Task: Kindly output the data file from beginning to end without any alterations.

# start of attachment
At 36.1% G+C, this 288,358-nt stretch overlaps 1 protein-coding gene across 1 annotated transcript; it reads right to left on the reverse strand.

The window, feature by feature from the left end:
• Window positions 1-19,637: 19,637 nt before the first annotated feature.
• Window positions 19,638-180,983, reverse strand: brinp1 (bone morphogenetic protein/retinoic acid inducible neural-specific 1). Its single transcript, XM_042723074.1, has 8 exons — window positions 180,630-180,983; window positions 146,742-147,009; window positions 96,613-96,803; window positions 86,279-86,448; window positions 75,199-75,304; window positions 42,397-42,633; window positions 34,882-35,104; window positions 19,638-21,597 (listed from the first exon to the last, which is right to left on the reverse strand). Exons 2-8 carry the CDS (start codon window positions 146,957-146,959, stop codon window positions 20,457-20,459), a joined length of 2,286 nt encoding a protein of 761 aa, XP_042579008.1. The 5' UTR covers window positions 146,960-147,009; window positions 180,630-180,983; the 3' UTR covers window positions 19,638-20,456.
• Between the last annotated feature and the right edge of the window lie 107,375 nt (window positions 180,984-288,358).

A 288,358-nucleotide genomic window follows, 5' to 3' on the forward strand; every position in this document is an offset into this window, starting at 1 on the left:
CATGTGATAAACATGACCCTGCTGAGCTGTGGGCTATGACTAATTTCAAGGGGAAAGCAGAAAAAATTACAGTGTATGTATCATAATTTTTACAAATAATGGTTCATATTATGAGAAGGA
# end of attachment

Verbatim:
At 36.1% G+C, this 288,358-nt stretch overlaps 1 protein-coding gene across 1 annotated transcript; it reads right to left on the reverse strand.

The window, feature by feature from the left end:
• Window positions 1-19,637: 19,637 nt before the first annotated feature.
• Window positions 19,638-180,983, reverse strand: brinp1 (bone morphogenetic protein/retinoic acid inducible neural-specific 1). Its single transcript, XM_042723074.1, has 8 exons — window positions 180,630-180,983; window positions 146,742-147,009; window positions 96,613-96,803; window positions 86,279-86,448; window positions 75,199-75,304; window positions 42,397-42,633; window positions 34,882-35,104; window positions 19,638-21,597 (listed from the first exon to the last, which is right to left on the reverse strand). Exons 2-8 carry the CDS (start codon window positions 146,957-146,959, stop codon window positions 20,457-20,459), a joined length of 2,286 nt encoding a protein of 761 aa, XP_042579008.1. The 5' UTR covers window positions 146,960-147,009; window positions 180,630-180,983; the 3' UTR covers window positions 19,638-20,456.
• Between the last annotated feature and the right edge of the window lie 107,375 nt (window positions 180,984-288,358).

A 288,358-nucleotide genomic window follows, 5' to 3' on the forward strand; every position in this document is an offset into this window, starting at 1 on the left:
CATGTGATAAACATGACCCTGCTGAGCTGTGGGCTATGACTAATTTCAAGGGGAAAGCAGAAAAAATTACAGTGTATGTATCATAATTTTTACAAATAATGGTTCATATTATGAGAAGGA